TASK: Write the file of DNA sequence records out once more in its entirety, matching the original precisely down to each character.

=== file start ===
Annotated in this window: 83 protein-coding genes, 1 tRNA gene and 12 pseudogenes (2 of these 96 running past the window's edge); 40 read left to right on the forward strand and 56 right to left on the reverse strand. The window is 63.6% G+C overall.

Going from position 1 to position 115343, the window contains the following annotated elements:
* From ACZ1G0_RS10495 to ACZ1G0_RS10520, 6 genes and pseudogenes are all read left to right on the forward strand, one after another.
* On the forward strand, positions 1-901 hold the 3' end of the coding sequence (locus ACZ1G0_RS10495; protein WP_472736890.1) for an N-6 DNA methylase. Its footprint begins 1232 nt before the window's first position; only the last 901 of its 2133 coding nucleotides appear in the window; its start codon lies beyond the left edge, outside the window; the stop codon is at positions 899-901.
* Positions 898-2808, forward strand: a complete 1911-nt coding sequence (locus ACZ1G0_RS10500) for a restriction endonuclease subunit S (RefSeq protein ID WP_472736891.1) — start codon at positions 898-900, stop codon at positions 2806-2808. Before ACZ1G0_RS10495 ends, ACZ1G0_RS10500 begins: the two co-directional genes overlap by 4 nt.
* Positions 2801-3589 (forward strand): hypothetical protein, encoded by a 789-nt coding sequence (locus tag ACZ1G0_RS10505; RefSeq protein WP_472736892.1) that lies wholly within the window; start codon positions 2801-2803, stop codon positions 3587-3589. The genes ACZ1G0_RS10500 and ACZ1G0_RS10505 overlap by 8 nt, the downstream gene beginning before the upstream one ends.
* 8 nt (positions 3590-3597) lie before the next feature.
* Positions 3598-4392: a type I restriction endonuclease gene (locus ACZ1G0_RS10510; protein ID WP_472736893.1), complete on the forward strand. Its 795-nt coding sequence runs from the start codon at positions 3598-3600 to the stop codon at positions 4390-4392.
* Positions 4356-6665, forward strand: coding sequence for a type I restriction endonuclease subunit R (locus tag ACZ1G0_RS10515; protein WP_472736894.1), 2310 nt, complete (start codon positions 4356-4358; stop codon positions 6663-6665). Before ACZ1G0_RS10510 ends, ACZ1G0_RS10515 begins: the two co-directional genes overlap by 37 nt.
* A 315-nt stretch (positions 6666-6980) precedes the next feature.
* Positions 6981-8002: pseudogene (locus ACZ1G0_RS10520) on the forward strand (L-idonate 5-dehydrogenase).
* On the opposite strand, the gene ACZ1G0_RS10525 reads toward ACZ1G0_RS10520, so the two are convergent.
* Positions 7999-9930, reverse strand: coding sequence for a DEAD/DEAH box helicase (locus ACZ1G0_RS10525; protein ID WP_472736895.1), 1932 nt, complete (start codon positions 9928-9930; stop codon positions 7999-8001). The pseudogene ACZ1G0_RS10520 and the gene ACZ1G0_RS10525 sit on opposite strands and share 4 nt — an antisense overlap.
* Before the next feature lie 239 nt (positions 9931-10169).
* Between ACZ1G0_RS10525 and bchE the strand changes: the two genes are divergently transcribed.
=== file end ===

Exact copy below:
Annotated in this window: 83 protein-coding genes, 1 tRNA gene and 12 pseudogenes (2 of these 96 running past the window's edge); 40 read left to right on the forward strand and 56 right to left on the reverse strand. The window is 63.6% G+C overall.

Going from position 1 to position 115343, the window contains the following annotated elements:
* From ACZ1G0_RS10495 to ACZ1G0_RS10520, 6 genes and pseudogenes are all read left to right on the forward strand, one after another.
* On the forward strand, positions 1-901 hold the 3' end of the coding sequence (locus ACZ1G0_RS10495; protein WP_472736890.1) for an N-6 DNA methylase. Its footprint begins 1232 nt before the window's first position; only the last 901 of its 2133 coding nucleotides appear in the window; its start codon lies beyond the left edge, outside the window; the stop codon is at positions 899-901.
* Positions 898-2808, forward strand: a complete 1911-nt coding sequence (locus ACZ1G0_RS10500) for a restriction endonuclease subunit S (RefSeq protein ID WP_472736891.1) — start codon at positions 898-900, stop codon at positions 2806-2808. Before ACZ1G0_RS10495 ends, ACZ1G0_RS10500 begins: the two co-directional genes overlap by 4 nt.
* Positions 2801-3589 (forward strand): hypothetical protein, encoded by a 789-nt coding sequence (locus tag ACZ1G0_RS10505; RefSeq protein WP_472736892.1) that lies wholly within the window; start codon positions 2801-2803, stop codon positions 3587-3589. The genes ACZ1G0_RS10500 and ACZ1G0_RS10505 overlap by 8 nt, the downstream gene beginning before the upstream one ends.
* 8 nt (positions 3590-3597) lie before the next feature.
* Positions 3598-4392: a type I restriction endonuclease gene (locus ACZ1G0_RS10510; protein ID WP_472736893.1), complete on the forward strand. Its 795-nt coding sequence runs from the start codon at positions 3598-3600 to the stop codon at positions 4390-4392.
* Positions 4356-6665, forward strand: coding sequence for a type I restriction endonuclease subunit R (locus tag ACZ1G0_RS10515; protein WP_472736894.1), 2310 nt, complete (start codon positions 4356-4358; stop codon positions 6663-6665). Before ACZ1G0_RS10510 ends, ACZ1G0_RS10515 begins: the two co-directional genes overlap by 37 nt.
* A 315-nt stretch (positions 6666-6980) precedes the next feature.
* Positions 6981-8002: pseudogene (locus ACZ1G0_RS10520) on the forward strand (L-idonate 5-dehydrogenase).
* On the opposite strand, the gene ACZ1G0_RS10525 reads toward ACZ1G0_RS10520, so the two are convergent.
* Positions 7999-9930, reverse strand: coding sequence for a DEAD/DEAH box helicase (locus ACZ1G0_RS10525; protein ID WP_472736895.1), 1932 nt, complete (start codon positions 9928-9930; stop codon positions 7999-8001). The pseudogene ACZ1G0_RS10520 and the gene ACZ1G0_RS10525 sit on opposite strands and share 4 nt — an antisense overlap.
* Before the next feature lie 239 nt (positions 9931-10169).
* Between ACZ1G0_RS10525 and bchE the strand changes: the two genes are divergently transcribed.